The Braves made baseball’s first big offseason move when they agreed to terms with former Tampa Bay center fielder B.J. Upton on a five-year contract worth $75.25 million, the largest free-agent contract in franchise history.
The deal was agreed to Wednesday and became official Thursday after Upton passed a physical exam. He will be introduced at a 2 p.m. Thursday news conference at Turner Field.
Upton had already changed the avatar on his Twitter page to a Braves script “A” by early Wednesday evening, long before the Braves made an announcement.
Upton, 28, has spent his entire career with the Rays and hit .246 with a personal-best 28 homers along with 31 stolen bases in 2012. He will provide the Braves a badly needed right-handed presence in the middle of the lineup and team with right fielder Jason Heyward to give them a pair with the potential to go 30-30 (homers and stolen bases).
In a press release announcing the signing on Thursday, Braves general manager Frank Wren said, “B.J. is an outstanding defensive player who also adds the power dimension to our offense from the center field position. We have been working to increase the speed and athleticism across our team and B.J. gives us another young, dynamic player.”
The Winter Meetings aren’t until next week in Nashville, but the Braves have already filled their most glaring need by replacing All-Star center fielder Michael Bourn, who became a free agent and was expected to be too pricey for the Braves’ budget.
They gave Upton a deal that surpassed Derek Lowe’s previous team-record free agent deal of four years and $60 million, but was below what Bourn was likely to get.
The Braves still need to fill their left-field vacancy — the plan is for Martin Prado to move from left to third base to replace retired Chipper Jones — and also figure out the leadoff situation, since Upton is no longer the leadoff-type hitter he was earlier in his career.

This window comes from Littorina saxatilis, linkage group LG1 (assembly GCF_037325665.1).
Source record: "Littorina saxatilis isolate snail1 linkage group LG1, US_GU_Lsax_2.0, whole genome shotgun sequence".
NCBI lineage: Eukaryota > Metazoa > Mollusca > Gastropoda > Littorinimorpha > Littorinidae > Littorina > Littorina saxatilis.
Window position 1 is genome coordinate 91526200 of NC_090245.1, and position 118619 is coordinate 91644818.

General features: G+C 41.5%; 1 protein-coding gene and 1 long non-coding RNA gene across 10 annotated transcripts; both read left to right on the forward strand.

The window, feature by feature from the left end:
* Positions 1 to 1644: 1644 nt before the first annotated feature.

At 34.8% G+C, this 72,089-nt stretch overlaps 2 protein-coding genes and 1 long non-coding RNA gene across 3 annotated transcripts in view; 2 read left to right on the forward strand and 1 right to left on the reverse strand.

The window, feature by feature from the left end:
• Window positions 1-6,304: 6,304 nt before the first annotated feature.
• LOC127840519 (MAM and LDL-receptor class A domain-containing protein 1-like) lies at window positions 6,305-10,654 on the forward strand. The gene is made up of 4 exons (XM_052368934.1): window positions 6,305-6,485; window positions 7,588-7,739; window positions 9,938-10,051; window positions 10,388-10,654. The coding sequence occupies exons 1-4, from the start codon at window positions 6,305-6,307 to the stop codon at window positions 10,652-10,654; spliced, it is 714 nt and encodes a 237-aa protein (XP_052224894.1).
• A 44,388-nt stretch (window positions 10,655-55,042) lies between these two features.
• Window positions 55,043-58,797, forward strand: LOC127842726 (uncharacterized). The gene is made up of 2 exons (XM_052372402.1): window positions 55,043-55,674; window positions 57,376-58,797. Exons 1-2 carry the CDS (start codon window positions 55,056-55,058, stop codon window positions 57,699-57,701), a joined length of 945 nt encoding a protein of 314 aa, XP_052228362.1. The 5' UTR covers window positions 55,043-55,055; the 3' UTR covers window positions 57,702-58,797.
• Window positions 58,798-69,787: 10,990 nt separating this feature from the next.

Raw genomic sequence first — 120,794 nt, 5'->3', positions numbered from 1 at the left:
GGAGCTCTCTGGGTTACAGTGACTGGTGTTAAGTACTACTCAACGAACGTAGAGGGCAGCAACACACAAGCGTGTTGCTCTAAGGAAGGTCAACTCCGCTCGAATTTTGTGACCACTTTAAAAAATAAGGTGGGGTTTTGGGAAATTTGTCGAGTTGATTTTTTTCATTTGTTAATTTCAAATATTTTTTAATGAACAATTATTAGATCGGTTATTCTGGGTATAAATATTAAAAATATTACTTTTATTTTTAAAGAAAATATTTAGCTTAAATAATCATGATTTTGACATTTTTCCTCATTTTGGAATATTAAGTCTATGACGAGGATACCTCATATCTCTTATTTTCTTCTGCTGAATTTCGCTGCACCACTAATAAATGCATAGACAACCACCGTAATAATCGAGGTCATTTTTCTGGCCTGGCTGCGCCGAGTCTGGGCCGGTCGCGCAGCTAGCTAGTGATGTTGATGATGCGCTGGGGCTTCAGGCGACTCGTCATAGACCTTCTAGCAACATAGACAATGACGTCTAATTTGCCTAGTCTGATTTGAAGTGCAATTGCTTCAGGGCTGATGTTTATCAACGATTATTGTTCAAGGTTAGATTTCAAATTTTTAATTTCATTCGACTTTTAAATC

The best leadoff hitter they’ve had in several years was Bourn. But he is a speed-centric player, and at age 30 the Braves didn’t want to sign Bourn to the long-term contract in excess of $15 million annually that agent Scott Boras seeks.
A source close to the situation said the Braves and Upton’s agent, Larry Reynolds, spent the day negotiating after Upton opted for the Braves over NL East rival Philadelphia, his other aggressive suitor. Upton wanted a sixth contract year, but the Braves would not do that.
Upton has increased his home-run totals each of the past four seasons, and has 51 homers and 159 RBIs over the past two seasons.
His given name is Melvin Emmanuel Upton, but the Norfolk, Va., native goes by B.J. for “Bossman Junior.” It’s a reference to his father, Manny Upton, who was known as Bossman.
The only other major leaguers with at least as many homers and stolen bases as Upton in 2012 were Brewers star Ryan Braun (41 homers, 30 steals) and the Angels’ super rookie Mike Trout (30 homers, 49 steals).
Unlike Braun (.319 average, .391 OBP) and Trout (.326 average, .399 OBP), Upton hit for a low average with a career-worst .298 OBP, and nearly four times as many strikeouts as walks (career-low 45).
Upton had more than 160 strikeouts each of the past three seasons. He joins a Braves team that had three of the NL’s top 10 strikeout leaders in Dan Uggla (168), Bourn (155) and Heyward (152).
The older (by three years) brother of Arizona right fielder Justin Upton, B.J. is smaller and more durable, having played at least 144 games each of the past five seasons – the only major league center fielder who can make that claim — while averaging 39 stolen bases.
In August, he became the eighth player in major-league history to total 100 homers and 200 steals before turning 28. He turned 28 on Aug. 21.